Diabetes is a disease that occurs when your blood glucose, also called blood sugar, is too high. Over time, having too much glucose in your blood can cause health problems, such as heart disease, nerve damage, eye problems, and kidney disease.1)
You might suspect that you have ‘blood sugar’ problems, or maybe you’re worried about a family member, friend, or perhaps you know someone who has been diagnosed with diabetes. Maybe you’d just like to know more about diabetes symptoms. Sadly (and alarming!), 29 million people in the United States have been diagnosed with diabetes (although 8 million of this number are undiagnosed). No less alarming is the fact that (as of 2014) 86 million people in the United States have prediabetes, which means that their blood sugar level is higher than normal, but not yet high enough to be diagnosed as diabetes.
Diabetes is clearly an epidemic, not only affecting the population of the United States, but the entire world. You should know the symptoms of diabetes . Read more below, and contact your doctor if you suspect that you or someone you know might have diabetes, or prediabetes.2)
Image Source: Centers for Disease Control and Prevention
Type 1 and Type 2 Diabetes
Type 1 Diabetes, which was previously called Insulin-Dependent Diabetes Mellitus (IDDM) or Juvenile-Onset Diabetes, is believed to account for about 5% of all diagnosed cases of diabetes. It used to be thought that only children were at risk for Type 1 diabetes but anyone can develop this condition at any age.3) There is a genetic predisposition to Type 1 Diabetes but there are also environmental factors which may play a role. In Type 1 diabetics, the immune system destroys the insulin-producing cells in the pancreas. Most of these patients produce no insulin and require insulin injections to control blood sugar. Without insulin injections, Type 1 Diabetics will not survive.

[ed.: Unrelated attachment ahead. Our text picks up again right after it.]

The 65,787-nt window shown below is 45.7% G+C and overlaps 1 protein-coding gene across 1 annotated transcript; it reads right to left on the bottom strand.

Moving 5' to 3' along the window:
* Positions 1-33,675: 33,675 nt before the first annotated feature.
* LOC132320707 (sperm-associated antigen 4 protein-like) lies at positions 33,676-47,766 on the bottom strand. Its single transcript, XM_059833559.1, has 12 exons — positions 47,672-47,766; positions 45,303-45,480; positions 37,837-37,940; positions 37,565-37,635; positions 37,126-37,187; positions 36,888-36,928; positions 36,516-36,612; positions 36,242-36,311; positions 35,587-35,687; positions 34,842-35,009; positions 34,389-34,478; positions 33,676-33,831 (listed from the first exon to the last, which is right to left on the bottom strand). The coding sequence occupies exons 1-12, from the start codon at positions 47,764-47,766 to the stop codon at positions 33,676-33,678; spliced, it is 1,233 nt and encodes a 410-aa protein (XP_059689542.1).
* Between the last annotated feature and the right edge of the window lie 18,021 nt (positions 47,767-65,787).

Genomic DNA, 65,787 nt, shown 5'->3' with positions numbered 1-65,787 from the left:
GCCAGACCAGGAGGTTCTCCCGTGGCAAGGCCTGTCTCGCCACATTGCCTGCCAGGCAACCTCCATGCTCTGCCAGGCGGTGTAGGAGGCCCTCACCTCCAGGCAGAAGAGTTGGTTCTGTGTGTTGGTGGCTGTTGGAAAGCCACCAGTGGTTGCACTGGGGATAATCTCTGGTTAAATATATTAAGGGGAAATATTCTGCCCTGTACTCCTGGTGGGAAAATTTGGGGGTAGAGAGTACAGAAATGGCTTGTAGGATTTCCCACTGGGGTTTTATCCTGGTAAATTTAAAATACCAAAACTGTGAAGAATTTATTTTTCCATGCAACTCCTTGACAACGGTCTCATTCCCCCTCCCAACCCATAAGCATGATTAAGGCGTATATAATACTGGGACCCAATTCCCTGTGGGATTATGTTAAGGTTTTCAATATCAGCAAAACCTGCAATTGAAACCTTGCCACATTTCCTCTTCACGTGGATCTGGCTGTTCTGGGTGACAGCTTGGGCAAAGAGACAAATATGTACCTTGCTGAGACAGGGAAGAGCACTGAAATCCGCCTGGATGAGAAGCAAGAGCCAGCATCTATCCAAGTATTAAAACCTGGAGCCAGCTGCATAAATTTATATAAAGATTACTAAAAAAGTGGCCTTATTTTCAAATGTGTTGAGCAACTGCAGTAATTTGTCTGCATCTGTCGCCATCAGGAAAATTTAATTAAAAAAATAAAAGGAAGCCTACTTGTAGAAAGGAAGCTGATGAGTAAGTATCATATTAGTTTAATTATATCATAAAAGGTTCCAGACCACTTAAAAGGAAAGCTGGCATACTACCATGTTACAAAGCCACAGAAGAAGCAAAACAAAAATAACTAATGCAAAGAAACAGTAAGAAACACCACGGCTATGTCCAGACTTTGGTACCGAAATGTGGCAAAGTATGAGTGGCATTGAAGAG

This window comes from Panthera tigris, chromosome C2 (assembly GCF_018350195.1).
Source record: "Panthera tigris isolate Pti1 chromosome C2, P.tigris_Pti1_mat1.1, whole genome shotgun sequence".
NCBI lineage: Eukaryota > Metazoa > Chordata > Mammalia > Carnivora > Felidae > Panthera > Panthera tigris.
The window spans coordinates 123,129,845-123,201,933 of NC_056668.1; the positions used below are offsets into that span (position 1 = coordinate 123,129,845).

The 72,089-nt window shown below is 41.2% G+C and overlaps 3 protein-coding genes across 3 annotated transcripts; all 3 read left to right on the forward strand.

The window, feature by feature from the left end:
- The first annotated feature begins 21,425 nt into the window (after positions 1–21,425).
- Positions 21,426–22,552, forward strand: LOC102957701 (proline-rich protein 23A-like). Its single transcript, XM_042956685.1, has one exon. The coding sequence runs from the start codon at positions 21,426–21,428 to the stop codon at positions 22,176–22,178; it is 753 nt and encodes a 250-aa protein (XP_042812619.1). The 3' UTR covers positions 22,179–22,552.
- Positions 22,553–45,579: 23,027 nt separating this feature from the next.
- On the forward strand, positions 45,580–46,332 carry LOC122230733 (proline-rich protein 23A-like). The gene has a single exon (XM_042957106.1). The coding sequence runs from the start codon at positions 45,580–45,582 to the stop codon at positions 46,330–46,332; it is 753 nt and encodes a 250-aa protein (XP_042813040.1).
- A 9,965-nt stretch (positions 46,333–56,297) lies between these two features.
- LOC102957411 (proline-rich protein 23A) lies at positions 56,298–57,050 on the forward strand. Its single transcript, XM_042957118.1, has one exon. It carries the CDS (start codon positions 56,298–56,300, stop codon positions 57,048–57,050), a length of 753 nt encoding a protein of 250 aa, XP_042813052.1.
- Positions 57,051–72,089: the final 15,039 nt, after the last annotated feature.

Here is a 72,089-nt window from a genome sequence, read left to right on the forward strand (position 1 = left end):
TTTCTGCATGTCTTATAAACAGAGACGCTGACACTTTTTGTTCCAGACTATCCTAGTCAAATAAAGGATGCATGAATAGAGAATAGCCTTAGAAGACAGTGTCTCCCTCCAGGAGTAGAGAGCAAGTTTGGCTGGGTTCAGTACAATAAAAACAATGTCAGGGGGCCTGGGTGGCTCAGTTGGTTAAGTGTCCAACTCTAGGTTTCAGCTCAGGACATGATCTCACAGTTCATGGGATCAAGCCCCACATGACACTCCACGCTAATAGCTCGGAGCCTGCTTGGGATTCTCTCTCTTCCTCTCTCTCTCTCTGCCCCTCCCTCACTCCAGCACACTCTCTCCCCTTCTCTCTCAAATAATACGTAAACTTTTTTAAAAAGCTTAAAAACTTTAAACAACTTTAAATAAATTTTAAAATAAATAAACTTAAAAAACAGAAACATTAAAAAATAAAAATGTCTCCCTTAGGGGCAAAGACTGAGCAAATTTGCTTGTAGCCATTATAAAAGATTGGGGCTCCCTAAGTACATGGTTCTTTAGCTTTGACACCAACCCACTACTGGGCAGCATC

Type 2 Diabetes, which was previously called Non-Insulin-Dependent Diabetes Mellitus (NIDDM) or Adult-Onset Diabetes, is believed to account for the remaining 90% to 95% of all diagnosed cases of diabetes. Like Type 1, Type 2 Diabetes can strike at any age but typically affects adults.